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City of Fear (1959)

City of Fear (1959)

Vince EdwardsLyle TalbotJohn ArcherSteven Ritch
Irving Lerner


City of Fear (1959) is a English movie. Irving Lerner has directed this movie. Vince Edwards,Lyle Talbot,John Archer,Steven Ritch are the starring of this movie. It was released in 1959. City of Fear (1959) is considered one of the best Crime,Drama,Thriller movie in India and around the world.

Vicious drug dealer Vince Ryker escapes from San Quentin with another prisoner after stabbing a guard to death and stealing what he believes to be a cannister filled with experimental heroin from the prison hospital. In reality the container is filled with cobalt-60, a highly radioactive substance which threatens the entire city if it is somehow opened. The ruthless Ryker dumps his dying cellmate and murders a bypassing motorist, burning his body beyond recognition. Assuming a new identity, Ryker heads for Los Angeles to become reunited with his beautiful girlfriend and Crown, a corrupt businessman and front man for Ryker's drug business. Fully aware of the potential dangers of the situation, the authorities are engaged in race against time to recover the cannister and avoid citywide panic.


City of Fear (1959) Reviews

  • Taut Atomic Noir


    A tawdry low budget pot boiler featuring dynamite performances by Vince Edwards and a similarly game supporting cast. I know Edwards is probably most famous for his heroic Ben Casey role, but he sure chewed up a lot of upholstery in movies like this one and MURDER BY CONTRACT the year before. A lot of the charm comes in watching this police procedural unfold. Lots of seedy low lives generally keep up the off color flavor and the suspense builds nicely over the course of time. Some of the discussion of radioactivity is dated, but the cannister makes a great macguffin for the gruff talking' square-jawed Men of Law to pursue. It really wouldn't have taken much to raise this from a guilty pleasure and enjoyable cautionary tale to something along the lines of KISS ME DEADLY, but it's almost more quaint to see this mostly forgotten and obscure b-movie in its under-appreciated present form, if you can find it. The last shot of the movie is quite a hoot! Fine, jazzy musical score by a then-very young Jerry Goldsmith.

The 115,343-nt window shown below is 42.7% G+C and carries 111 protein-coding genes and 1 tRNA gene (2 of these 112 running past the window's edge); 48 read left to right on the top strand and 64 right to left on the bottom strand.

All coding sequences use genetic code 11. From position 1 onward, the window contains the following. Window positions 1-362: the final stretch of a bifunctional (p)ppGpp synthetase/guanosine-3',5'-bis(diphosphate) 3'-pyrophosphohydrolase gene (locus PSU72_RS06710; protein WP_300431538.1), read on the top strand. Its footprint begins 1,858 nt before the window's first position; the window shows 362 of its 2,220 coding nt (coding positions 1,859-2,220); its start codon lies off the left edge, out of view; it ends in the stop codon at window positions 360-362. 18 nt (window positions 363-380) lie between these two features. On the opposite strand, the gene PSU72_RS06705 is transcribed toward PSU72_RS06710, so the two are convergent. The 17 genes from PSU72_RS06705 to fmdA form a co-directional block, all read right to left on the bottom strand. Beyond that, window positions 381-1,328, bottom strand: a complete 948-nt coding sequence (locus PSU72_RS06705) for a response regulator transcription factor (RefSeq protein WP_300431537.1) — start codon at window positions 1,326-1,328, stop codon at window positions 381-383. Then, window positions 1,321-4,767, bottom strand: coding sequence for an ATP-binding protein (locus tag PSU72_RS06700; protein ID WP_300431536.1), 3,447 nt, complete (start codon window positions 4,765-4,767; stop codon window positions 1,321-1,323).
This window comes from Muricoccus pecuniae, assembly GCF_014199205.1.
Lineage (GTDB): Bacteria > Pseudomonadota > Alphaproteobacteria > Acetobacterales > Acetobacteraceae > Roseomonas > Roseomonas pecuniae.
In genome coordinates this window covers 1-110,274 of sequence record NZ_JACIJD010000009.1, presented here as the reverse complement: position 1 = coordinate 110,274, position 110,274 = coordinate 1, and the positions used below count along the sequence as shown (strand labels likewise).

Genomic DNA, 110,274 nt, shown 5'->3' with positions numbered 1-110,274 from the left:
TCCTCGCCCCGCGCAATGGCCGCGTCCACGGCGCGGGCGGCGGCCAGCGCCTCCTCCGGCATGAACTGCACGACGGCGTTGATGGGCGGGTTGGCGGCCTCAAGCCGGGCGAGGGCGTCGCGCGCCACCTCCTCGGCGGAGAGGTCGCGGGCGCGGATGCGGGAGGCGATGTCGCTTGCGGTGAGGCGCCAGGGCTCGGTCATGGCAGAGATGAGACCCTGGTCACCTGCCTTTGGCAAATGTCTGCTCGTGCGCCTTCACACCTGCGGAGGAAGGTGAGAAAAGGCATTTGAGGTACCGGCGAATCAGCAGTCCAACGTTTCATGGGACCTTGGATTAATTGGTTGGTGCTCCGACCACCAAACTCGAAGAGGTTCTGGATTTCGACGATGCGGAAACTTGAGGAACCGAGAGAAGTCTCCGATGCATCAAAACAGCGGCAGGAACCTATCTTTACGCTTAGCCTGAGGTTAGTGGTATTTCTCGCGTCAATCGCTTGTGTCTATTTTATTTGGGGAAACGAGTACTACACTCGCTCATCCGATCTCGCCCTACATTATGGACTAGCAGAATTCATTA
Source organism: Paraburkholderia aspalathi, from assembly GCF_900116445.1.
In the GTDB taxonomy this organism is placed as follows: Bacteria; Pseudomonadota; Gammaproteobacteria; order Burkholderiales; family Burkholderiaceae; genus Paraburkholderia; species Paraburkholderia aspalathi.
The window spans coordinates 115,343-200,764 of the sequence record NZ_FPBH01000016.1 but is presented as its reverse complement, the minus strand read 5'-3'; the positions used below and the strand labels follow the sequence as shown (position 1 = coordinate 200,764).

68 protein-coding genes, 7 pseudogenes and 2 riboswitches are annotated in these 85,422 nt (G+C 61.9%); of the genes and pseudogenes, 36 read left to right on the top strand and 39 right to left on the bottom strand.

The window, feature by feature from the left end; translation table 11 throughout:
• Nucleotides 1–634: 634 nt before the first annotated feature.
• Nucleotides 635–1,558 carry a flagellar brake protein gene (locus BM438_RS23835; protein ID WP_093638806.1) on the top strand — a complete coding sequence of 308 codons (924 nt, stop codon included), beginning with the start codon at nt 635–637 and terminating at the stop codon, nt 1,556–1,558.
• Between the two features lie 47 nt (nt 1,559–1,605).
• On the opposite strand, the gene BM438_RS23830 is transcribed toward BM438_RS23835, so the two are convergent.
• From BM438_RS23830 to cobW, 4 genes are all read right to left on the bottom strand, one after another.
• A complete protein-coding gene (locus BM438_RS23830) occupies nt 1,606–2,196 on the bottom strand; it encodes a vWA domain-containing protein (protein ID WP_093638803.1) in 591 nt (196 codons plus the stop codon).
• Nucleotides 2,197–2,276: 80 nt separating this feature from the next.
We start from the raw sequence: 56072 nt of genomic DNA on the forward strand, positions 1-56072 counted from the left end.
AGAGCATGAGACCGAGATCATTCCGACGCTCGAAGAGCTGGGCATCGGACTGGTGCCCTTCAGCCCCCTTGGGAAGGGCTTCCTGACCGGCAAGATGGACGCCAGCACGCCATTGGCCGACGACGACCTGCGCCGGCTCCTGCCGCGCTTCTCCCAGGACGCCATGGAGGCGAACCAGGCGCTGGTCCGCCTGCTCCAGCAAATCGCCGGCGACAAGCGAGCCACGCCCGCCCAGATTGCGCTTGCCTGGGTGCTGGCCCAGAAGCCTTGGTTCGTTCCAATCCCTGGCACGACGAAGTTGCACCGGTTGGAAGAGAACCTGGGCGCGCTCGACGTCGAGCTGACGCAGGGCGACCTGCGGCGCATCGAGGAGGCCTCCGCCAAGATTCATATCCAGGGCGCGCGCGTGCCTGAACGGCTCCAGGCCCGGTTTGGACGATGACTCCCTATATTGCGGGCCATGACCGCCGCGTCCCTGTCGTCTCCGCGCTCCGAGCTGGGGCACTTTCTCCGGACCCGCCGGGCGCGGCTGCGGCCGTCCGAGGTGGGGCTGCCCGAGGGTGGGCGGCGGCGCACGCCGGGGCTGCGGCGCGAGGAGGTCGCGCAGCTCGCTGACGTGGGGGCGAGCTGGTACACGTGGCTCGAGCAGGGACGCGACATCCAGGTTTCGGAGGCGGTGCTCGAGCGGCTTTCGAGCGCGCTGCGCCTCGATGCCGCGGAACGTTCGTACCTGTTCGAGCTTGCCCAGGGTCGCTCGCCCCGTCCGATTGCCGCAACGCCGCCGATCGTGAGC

• Great Los Angeles on-location cinematography and '50s cars


    It's not a classic by any means. But it has its virtues - the black and white cinematography, the great jazzy soundtrack by Jerry Goldsmith, and particularly the extensive on-location shooting in and around Los Angeles. There are lots of scenes of 1950s cars cruising the street, store fronts and interiors - more than average, because they're looking for the protagonist. Living in LA, I especially enjoyed that. As for the plot, I've seen three or four similar plotted stories the last year - someone is contagious and threatens the city, or is carrying something radioactive, etc. This one had a slightly less plausible plot line, since the police weren't particularly protective. But I soaked up the ancillary elements - the acting was passable, the camera-work and lighting were above average - and I'm a sucker for the '50s.

  • quick moving suspense thriller